The dot color and symbol depict the completion status for the projects being implemented to reduce or avoid CLABSIs. Due to limited data and the risk of a single non-MBI CLABSI occurrence significantly skewing data, the non-MBI CLABSI rate will be reported yearly (October). Completed interventions include ensuring observation of care with central lines and transparency in data sharing with race ethnicity and language filter, and improving the formal CLABSI event review process with an equity perspective. Interventions to solicit feedback on central line care from patients who identify as Black/African American and patients who use a language other than English are in progress but behind schedule. Two line care nurses on the Cancer and Blood Disorders Unit have been have been hired and are working with families, patients and workforce members to ensure the highest line care standards. Standards have been set and are tracking adherence to use of an interpreter for every CLABSI champion audit completed. Updates to improve trainings and policies to be more inclusive and represent a variety of skin tones is in process. Additionally, while the new CLABSI Champion LEAD program has launched, staffing shortages have resulted in these roles being reassigned from central line care to bedside care. Finally, as a part of the patient and family education refresh project, videos intended for families and patients to view central line care and procedures via SeattleChildrens.org are being developed, and all videos will be translated into several languages.
FY22: Improve the Family Experience Survey (FES) score from a baseline of 81.6% to 83.0% by Sept. 30, 2022. The target is set based on the performance of pediatric hospitals against whom we are benchmarked.
Ambulatory and inpatient results have improved in the third quarter, but unfortunately Seattle Children’s Emergency Department (ED) has struggled to maintain their earlier improvements in patient and family experience due to unprecedented volumes. A working group has formed to quickly identify ways that administrative leaders, staff and volunteers can support the ED during times of increased patient volume.
FY22 Redesign reporting on anti-racism and equity, diversity and inclusion efforts and commit to quarterly reports.
This report is the fourth quarterly report committed to as part of the Action Plan.
FY22: Contribute to the establishment of national health equity standards; actively engage through participation in the U.S. News & World Report Best Children’s Hospitals Health Equity/Disparities/Inclusion working group.
Representatives from Seattle Children’s, along with people from 12 other pediatric hospitals across the country, participated in a U.S. News & World Report working group tasked with recommending a methodology to evaluate equity, disparities and inclusion in overall hospital quality assessment. New measures are incorporated into the recently released U.S. News & World Report 2022 survey. 2022–2023 Best Children’s Hospitals rankings were released in June 2022. The working group has come back together per the request of USNWR to review the EDI survey questions and consider feedback from organizations in order to improve the survey for 2023–2024.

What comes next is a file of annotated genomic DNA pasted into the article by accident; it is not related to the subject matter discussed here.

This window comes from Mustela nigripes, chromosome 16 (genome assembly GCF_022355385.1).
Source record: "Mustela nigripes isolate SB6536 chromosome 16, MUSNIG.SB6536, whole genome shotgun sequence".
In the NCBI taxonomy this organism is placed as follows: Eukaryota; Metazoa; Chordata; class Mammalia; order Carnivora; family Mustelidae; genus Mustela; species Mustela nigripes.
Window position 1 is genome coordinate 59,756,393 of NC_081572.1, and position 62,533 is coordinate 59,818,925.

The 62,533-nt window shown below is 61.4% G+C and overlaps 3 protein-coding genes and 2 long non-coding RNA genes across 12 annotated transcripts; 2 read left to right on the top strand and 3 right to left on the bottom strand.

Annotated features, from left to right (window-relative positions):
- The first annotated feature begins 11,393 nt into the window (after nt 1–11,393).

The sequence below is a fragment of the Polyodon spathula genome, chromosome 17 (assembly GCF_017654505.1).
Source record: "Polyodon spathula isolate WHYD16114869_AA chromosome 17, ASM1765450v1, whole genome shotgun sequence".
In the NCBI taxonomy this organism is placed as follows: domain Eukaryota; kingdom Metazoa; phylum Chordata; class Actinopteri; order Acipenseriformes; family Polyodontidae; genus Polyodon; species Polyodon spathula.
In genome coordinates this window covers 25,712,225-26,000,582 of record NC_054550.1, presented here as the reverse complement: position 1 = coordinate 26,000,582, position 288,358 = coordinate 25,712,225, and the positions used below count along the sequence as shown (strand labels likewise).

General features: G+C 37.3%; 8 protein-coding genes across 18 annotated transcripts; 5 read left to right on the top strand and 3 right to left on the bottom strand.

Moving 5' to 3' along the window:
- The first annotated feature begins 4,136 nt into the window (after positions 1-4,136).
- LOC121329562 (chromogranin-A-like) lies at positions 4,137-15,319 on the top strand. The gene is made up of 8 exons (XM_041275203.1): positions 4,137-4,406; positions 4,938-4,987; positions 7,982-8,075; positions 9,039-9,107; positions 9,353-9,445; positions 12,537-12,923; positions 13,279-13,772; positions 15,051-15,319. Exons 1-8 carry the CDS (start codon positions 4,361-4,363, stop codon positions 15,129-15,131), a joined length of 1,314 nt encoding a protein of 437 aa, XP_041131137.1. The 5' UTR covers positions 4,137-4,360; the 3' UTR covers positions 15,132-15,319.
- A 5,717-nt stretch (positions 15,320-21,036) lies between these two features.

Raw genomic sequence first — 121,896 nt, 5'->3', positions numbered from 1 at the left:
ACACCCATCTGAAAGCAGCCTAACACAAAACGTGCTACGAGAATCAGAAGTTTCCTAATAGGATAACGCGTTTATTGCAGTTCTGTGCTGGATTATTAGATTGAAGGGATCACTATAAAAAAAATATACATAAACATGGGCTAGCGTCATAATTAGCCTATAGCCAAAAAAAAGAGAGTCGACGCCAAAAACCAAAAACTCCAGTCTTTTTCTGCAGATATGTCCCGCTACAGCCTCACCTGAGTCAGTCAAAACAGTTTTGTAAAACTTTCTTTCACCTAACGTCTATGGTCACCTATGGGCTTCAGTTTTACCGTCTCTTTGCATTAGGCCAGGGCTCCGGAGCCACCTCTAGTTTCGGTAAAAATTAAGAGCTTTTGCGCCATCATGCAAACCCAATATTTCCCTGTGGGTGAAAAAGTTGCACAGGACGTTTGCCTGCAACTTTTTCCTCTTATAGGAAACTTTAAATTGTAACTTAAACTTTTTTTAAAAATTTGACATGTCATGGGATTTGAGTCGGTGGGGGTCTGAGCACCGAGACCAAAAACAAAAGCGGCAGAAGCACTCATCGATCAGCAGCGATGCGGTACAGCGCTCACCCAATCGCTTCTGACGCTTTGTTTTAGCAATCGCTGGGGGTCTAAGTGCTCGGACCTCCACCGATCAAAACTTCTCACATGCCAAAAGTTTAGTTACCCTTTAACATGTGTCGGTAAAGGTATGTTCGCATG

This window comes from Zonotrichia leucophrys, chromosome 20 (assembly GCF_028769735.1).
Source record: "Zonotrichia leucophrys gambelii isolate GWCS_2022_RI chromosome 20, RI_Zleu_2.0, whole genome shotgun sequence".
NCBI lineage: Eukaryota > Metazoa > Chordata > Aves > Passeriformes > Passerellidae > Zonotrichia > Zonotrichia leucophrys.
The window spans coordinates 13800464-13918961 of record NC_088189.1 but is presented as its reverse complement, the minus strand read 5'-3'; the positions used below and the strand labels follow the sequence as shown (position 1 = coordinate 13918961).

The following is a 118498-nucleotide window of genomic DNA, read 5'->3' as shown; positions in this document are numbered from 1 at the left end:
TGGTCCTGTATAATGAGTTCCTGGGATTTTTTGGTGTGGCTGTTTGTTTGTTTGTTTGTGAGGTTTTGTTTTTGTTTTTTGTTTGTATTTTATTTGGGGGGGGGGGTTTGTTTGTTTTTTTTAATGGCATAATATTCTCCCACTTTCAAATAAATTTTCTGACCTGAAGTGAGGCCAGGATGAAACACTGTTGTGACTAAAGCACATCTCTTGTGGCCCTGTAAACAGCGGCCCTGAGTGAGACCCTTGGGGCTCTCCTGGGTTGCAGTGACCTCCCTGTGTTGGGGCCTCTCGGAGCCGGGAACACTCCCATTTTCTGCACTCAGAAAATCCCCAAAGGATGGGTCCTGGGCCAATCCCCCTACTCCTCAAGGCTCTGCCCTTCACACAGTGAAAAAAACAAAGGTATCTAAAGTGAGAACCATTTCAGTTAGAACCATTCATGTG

Beginning December 2021, Seattle Children’s released Action Plan progress updates on a quarterly basis. Although the plan was released less than a year ago, some areas are showing measurable impact. Other areas require establishing the connections and structure needed to build toward long-term impact. View the latest progress update.
Seattle Children’s is accountable to the communities it serves. Patients and families are invited to provide feedback on their experience at Seattle Children’s via surveys, and family advisors — parents and caregivers from our community — share their perspectives regularly. We continue to look for opportunities to invite patients and families to help design programs and service delivery to better serve those receiving care. Seattle Children’s workforce and community members also provided feedback on the Action Plan and shared their priorities, and ongoing research tracks parents’ attitudes toward Seattle Children’s.
Progress toward becoming a leader in health equity and changing racist systems requires action by individuals, teams and at the organizational level. Accountability for direction setting and making change lies with leaders, but progress would not be possible without workforce and community members including the Action Plan Task Force; Health Equity, Diversity and Inclusion Council and committees; and Seattle Children’s Inclusion Networks.